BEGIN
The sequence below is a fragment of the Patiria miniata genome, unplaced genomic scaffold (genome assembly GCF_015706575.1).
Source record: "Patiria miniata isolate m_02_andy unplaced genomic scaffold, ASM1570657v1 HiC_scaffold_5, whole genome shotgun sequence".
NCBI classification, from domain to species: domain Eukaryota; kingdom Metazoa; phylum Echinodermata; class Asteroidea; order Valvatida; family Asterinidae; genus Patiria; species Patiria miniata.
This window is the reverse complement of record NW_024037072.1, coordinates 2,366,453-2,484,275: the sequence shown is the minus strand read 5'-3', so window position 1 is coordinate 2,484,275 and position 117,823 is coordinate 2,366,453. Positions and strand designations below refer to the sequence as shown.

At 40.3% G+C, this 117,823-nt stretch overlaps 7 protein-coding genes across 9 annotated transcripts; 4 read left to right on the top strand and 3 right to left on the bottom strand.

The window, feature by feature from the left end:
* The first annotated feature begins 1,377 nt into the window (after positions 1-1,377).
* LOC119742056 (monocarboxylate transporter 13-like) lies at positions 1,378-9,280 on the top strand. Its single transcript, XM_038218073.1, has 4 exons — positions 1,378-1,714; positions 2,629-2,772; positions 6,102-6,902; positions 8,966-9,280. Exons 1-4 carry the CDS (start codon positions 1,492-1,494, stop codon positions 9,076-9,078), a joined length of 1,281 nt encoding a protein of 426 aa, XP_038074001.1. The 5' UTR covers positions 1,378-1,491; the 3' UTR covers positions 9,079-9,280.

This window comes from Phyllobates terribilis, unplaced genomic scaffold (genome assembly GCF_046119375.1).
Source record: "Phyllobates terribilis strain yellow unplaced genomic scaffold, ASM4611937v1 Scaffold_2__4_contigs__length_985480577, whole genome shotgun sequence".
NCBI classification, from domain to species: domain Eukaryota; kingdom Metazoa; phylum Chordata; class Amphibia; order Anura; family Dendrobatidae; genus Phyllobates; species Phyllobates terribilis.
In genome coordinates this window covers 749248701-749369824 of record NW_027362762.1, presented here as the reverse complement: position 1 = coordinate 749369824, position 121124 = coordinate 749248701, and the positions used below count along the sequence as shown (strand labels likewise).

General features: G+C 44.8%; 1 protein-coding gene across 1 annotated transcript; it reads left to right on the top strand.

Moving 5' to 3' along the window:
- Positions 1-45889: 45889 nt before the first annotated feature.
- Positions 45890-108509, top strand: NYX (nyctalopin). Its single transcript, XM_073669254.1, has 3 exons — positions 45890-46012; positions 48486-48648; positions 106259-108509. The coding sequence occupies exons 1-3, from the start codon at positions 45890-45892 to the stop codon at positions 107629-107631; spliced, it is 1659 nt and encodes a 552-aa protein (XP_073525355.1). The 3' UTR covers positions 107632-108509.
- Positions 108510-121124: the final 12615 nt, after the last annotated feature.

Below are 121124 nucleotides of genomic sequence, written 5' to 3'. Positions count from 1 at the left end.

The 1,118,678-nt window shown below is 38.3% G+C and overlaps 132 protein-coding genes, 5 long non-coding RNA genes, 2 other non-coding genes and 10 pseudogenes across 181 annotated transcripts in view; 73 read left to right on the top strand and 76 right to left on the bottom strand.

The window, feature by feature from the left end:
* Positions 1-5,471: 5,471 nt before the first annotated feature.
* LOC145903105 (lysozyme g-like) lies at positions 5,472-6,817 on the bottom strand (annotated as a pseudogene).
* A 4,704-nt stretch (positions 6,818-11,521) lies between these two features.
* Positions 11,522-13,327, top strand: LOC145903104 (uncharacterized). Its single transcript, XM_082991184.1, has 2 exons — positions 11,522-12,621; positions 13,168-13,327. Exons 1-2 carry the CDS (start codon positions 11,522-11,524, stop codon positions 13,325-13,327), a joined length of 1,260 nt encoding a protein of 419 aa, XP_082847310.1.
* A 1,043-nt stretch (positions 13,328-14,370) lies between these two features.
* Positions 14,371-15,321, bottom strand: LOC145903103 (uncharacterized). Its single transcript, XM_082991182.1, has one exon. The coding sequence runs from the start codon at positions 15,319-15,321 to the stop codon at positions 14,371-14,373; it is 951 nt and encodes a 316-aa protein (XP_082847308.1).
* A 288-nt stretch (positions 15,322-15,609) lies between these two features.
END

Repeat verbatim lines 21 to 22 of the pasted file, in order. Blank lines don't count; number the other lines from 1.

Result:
* Positions 1-5,471: 5,471 nt before the first annotated feature.
* LOC145903105 (lysozyme g-like) lies at positions 5,472-6,817 on the bottom strand (annotated as a pseudogene).